In his press conference this week, Coach Klieman mentioned that losing Khalid Duke was a huge blow, because the 3-3-5 they are running was designed around his ability to play both defensive end and linebacker.
I went back and looked at the Oklahoma tape, and sure enough, there was a Duke sized hole in the defense. On several occasions, K-State was in the right defense, made the right read, but couldn’t finish off the play. In this defense, Khalid was supposed to be the closer. He was the guy they planned on scheming free to get the quarterback on the ground. The scheme is still working, but the quarterback isn’t hitting the turf like he was earlier in the year.
I thought this play, in particular, was a good example of what Coach Klieman was talking about in his presser.
This is a clean look at the 3-3-5 Kansas State employs this year. You’ve got three down linemen (blue box), three linebackers (green box), two cornerbacks (red circle) and three safeties (purple triangle).
I’m not going to worry about what Oklahoma is trying to do on this play, because what they’re trying to do doesn’t work, even though they score a touchdown. After getting picked apart with a 3 or 4-man rush in the first half (understandable with Rattler’s struggles to read coverage this year), Klanderman brought more pressure in the second half.
On this play, he sends both of his outside linebackers (green box) on a blitz to heat up the quarterback.
Perfect Defensive Call
This is what every defensive coordinator in America wants out of a blitz. The offensive line picks up Austin Moore at the bottom of the screen, but Ryan Henington has a running start at Rattler, and no one has bothered to block him. This is the perfect play call. This has to be a sack 10/10 times.
Swing and a Miss
This, unfortunately, is not a sack. Worse yet, it’s not a forced throw away. Henington has to get home on this blitz, or at least force Rattler to chuck it out of bounds, because the blitz opened up the entire right side of the field. He can’t over run this play and let Rattler get outside.
Whatever Oklahoma was attempting on this play is out the window. Rattler is outside the pocket in acres of space. His only decision now is whether to run for a first down, or extend the play and wait to see if a receiver breaks free in the scramble drill.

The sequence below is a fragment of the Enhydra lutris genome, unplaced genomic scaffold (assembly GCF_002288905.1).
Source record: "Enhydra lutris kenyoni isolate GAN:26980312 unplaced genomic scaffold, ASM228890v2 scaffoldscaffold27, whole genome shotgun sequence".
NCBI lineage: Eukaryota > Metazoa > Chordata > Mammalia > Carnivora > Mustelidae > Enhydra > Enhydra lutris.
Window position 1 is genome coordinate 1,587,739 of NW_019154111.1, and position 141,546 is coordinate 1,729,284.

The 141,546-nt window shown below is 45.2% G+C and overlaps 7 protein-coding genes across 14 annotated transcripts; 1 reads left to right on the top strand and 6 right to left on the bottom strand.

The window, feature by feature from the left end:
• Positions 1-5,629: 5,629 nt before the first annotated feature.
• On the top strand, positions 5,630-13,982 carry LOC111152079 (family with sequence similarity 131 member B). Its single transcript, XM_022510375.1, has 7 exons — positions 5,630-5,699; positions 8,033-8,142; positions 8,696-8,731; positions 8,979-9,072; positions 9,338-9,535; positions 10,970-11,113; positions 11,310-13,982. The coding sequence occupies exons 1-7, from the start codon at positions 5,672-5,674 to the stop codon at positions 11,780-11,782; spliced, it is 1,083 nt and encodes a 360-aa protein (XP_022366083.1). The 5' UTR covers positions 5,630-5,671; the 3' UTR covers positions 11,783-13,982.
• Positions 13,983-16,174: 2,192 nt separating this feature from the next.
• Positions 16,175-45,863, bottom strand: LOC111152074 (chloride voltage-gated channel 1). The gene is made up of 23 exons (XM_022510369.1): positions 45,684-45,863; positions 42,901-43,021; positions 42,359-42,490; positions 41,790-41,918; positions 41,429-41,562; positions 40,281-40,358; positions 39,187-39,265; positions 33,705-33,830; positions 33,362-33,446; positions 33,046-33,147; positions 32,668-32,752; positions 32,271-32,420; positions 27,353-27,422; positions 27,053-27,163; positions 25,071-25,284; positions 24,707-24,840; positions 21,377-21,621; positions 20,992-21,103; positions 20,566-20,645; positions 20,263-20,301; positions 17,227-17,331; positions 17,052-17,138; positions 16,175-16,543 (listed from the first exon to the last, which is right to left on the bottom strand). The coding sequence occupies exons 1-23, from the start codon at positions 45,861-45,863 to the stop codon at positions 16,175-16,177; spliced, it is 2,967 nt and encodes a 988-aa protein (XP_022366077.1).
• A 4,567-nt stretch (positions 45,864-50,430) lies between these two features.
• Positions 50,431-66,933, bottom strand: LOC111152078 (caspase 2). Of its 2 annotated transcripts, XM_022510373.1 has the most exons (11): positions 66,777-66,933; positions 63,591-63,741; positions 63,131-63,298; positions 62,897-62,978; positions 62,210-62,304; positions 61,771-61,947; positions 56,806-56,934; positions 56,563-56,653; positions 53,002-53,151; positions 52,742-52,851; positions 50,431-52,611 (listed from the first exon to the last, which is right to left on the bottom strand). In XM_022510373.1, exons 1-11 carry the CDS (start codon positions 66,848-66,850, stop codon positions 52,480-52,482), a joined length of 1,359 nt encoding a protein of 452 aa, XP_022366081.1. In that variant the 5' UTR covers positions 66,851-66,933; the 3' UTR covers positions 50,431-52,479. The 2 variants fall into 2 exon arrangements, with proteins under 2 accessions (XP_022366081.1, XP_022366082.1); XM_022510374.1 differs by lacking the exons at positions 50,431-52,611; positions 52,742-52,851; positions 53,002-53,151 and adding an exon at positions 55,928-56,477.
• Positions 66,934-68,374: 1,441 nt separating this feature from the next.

Not sure what happened with the coverage, but asking a defensive back to cover Oklahoma’s stud wide receivers for an extended period of time is usually death (or in this case a wide open touchdown pass).
Let’s bring this back to Coach Klieman’s press conference quote about missing Duke. I can’t guarantee you that Duke is the free rusher on this play, but I can guarantee you he would be the free rusher on at least one of the plays I watched that ended without the quarterback eating turf. This isn’t to bash on Henington. He got excited, over ran the play, and wasn’t athletic enough to slam on the brakes and still make the play. It happens. It doesn’t happen very often when Duke is the player hunting down the quarterback.
Duke makes this play, maybe even throws a strip sack in the mix while he’s grinding Rattler into the turf.
Looking back on the Oklahoma game, the defense looked fine in terms of positioning, but came up short when it came to making plays that were available to make. A bone rattling sack here could have changed the momentum of the game, instead, O.U. put another 7 on the board.
I know the knee jerk reaction to blame the coordinator when things go wrong, but the unavoidable truth of the matter is the coordinator can’t call the defense and make the tackles. I still like what I see out of the Wildcat defense, but someone has to step up and make game changing plays when they are available.
The guys on the field will have plenty of opportunities to make plays against Iowa State. It’s up to them to finish. Khalid Duke isn’t walking through that door the rest of the season, it’s up to guys like Henington and Moore to play in his stead. Let’s hope the same play is available on Saturday and Purdy is left laying on his back staring at a crop duster while the ball heads in the other direction.